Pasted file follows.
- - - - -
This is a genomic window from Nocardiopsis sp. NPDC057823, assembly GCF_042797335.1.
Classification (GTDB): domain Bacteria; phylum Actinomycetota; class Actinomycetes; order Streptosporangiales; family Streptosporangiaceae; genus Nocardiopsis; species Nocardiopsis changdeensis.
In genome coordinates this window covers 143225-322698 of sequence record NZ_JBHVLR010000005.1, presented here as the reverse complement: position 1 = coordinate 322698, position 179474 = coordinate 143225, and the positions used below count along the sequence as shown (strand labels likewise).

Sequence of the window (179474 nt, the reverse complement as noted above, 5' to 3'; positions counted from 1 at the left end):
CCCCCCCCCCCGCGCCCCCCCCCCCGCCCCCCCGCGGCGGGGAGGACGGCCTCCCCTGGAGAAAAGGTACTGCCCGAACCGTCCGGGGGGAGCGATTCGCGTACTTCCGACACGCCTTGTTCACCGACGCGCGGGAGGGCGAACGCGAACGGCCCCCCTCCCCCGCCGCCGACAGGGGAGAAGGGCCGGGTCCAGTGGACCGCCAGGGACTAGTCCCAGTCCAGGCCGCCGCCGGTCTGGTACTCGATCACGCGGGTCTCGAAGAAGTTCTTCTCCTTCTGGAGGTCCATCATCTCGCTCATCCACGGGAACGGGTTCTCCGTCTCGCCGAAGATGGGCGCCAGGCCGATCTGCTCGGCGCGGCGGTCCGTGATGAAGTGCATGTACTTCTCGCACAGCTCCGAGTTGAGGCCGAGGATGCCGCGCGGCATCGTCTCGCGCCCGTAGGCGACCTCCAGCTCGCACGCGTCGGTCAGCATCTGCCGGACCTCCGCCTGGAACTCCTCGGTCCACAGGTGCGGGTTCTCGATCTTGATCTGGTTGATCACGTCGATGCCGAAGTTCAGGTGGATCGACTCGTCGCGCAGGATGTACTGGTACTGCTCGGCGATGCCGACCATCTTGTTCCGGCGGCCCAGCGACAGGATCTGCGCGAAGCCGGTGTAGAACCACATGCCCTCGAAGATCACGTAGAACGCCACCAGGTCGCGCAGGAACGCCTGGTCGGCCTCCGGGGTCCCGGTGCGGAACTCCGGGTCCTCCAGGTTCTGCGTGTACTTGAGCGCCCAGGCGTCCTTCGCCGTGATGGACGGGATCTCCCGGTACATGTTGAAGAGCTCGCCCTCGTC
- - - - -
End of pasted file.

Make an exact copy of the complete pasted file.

This is a genomic window from Nocardiopsis sp. NPDC057823, assembly GCF_042797335.1.
Classification (GTDB): domain Bacteria; phylum Actinomycetota; class Actinomycetes; order Streptosporangiales; family Streptosporangiaceae; genus Nocardiopsis; species Nocardiopsis changdeensis.
In genome coordinates this window covers 143225-322698 of sequence record NZ_JBHVLR010000005.1, presented here as the reverse complement: position 1 = coordinate 322698, position 179474 = coordinate 143225, and the positions used below count along the sequence as shown (strand labels likewise).

Sequence of the window (179474 nt, the reverse complement as noted above, 5' to 3'; positions counted from 1 at the left end):
CCCCCCCCCCCGCGCCCCCCCCCCCGCCCCCCCGCGGCGGGGAGGACGGCCTCCCCTGGAGAAAAGGTACTGCCCGAACCGTCCGGGGGGAGCGATTCGCGTACTTCCGACACGCCTTGTTCACCGACGCGCGGGAGGGCGAACGCGAACGGCCCCCCTCCCCCGCCGCCGACAGGGGAGAAGGGCCGGGTCCAGTGGACCGCCAGGGACTAGTCCCAGTCCAGGCCGCCGCCGGTCTGGTACTCGATCACGCGGGTCTCGAAGAAGTTCTTCTCCTTCTGGAGGTCCATCATCTCGCTCATCCACGGGAACGGGTTCTCCGTCTCGCCGAAGATGGGCGCCAGGCCGATCTGCTCGGCGCGGCGGTCCGTGATGAAGTGCATGTACTTCTCGCACAGCTCCGAGTTGAGGCCGAGGATGCCGCGCGGCATCGTCTCGCGCCCGTAGGCGACCTCCAGCTCGCACGCGTCGGTCAGCATCTGCCGGACCTCCGCCTGGAACTCCTCGGTCCACAGGTGCGGGTTCTCGATCTTGATCTGGTTGATCACGTCGATGCCGAAGTTCAGGTGGATCGACTCGTCGCGCAGGATGTACTGGTACTGCTCGGCGATGCCGACCATCTTGTTCCGGCGGCCCAGCGACAGGATCTGCGCGAAGCCGGTGTAGAACCACATGCCCTCGAAGATCACGTAGAACGCCACCAGGTCGCGCAGGAACGCCTGGTCGGCCTCCGGGGTCCCGGTGCGGAACTCCGGGTCCTCCAGGTTCTGCGTGTACTTGAGCGCCCAGGCGTCCTTCGCCGTGATGGACGGGATCTCCCGGTACATGTTGAAGAGCTCGCCCTCGTC